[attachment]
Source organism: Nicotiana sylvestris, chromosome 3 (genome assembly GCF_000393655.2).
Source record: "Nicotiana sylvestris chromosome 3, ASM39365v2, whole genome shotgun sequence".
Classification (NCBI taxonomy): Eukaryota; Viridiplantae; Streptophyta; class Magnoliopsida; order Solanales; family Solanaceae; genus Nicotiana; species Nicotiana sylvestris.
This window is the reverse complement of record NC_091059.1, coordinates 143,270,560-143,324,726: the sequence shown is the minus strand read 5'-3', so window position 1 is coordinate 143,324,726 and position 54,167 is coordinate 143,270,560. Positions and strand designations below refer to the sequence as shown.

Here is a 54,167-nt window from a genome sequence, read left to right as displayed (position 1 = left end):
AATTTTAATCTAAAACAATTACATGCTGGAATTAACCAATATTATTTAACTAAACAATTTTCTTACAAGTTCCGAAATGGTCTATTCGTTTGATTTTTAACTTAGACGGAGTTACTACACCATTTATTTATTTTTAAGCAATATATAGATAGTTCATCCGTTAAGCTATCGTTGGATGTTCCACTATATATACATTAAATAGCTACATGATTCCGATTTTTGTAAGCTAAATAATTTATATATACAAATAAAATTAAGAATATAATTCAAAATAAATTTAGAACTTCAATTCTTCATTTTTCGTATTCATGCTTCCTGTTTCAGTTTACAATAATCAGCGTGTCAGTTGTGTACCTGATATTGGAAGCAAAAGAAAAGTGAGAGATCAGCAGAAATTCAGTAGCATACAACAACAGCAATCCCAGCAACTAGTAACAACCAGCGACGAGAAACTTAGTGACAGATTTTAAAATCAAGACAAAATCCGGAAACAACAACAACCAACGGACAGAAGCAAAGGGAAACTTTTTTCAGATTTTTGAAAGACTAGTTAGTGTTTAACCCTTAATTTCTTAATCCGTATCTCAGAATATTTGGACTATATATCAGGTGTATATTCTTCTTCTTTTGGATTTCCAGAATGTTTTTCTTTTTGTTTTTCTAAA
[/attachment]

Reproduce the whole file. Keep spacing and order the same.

Source organism: Nicotiana sylvestris, chromosome 3 (genome assembly GCF_000393655.2).
Source record: "Nicotiana sylvestris chromosome 3, ASM39365v2, whole genome shotgun sequence".
Classification (NCBI taxonomy): Eukaryota; Viridiplantae; Streptophyta; class Magnoliopsida; order Solanales; family Solanaceae; genus Nicotiana; species Nicotiana sylvestris.
This window is the reverse complement of record NC_091059.1, coordinates 143,270,560-143,324,726: the sequence shown is the minus strand read 5'-3', so window position 1 is coordinate 143,324,726 and position 54,167 is coordinate 143,270,560. Positions and strand designations below refer to the sequence as shown.

Here is a 54,167-nt window from a genome sequence, read left to right as displayed (position 1 = left end):
AATTTTAATCTAAAACAATTACATGCTGGAATTAACCAATATTATTTAACTAAACAATTTTCTTACAAGTTCCGAAATGGTCTATTCGTTTGATTTTTAACTTAGACGGAGTTACTACACCATTTATTTATTTTTAAGCAATATATAGATAGTTCATCCGTTAAGCTATCGTTGGATGTTCCACTATATATACATTAAATAGCTACATGATTCCGATTTTTGTAAGCTAAATAATTTATATATACAAATAAAATTAAGAATATAATTCAAAATAAATTTAGAACTTCAATTCTTCATTTTTCGTATTCATGCTTCCTGTTTCAGTTTACAATAATCAGCGTGTCAGTTGTGTACCTGATATTGGAAGCAAAAGAAAAGTGAGAGATCAGCAGAAATTCAGTAGCATACAACAACAGCAATCCCAGCAACTAGTAACAACCAGCGACGAGAAACTTAGTGACAGATTTTAAAATCAAGACAAAATCCGGAAACAACAACAACCAACGGACAGAAGCAAAGGGAAACTTTTTTCAGATTTTTGAAAGACTAGTTAGTGTTTAACCCTTAATTTCTTAATCCGTATCTCAGAATATTTGGACTATATATCAGGTGTATATTCTTCTTCTTTTGGATTTCCAGAATGTTTTTCTTTTTGTTTTTCTAAA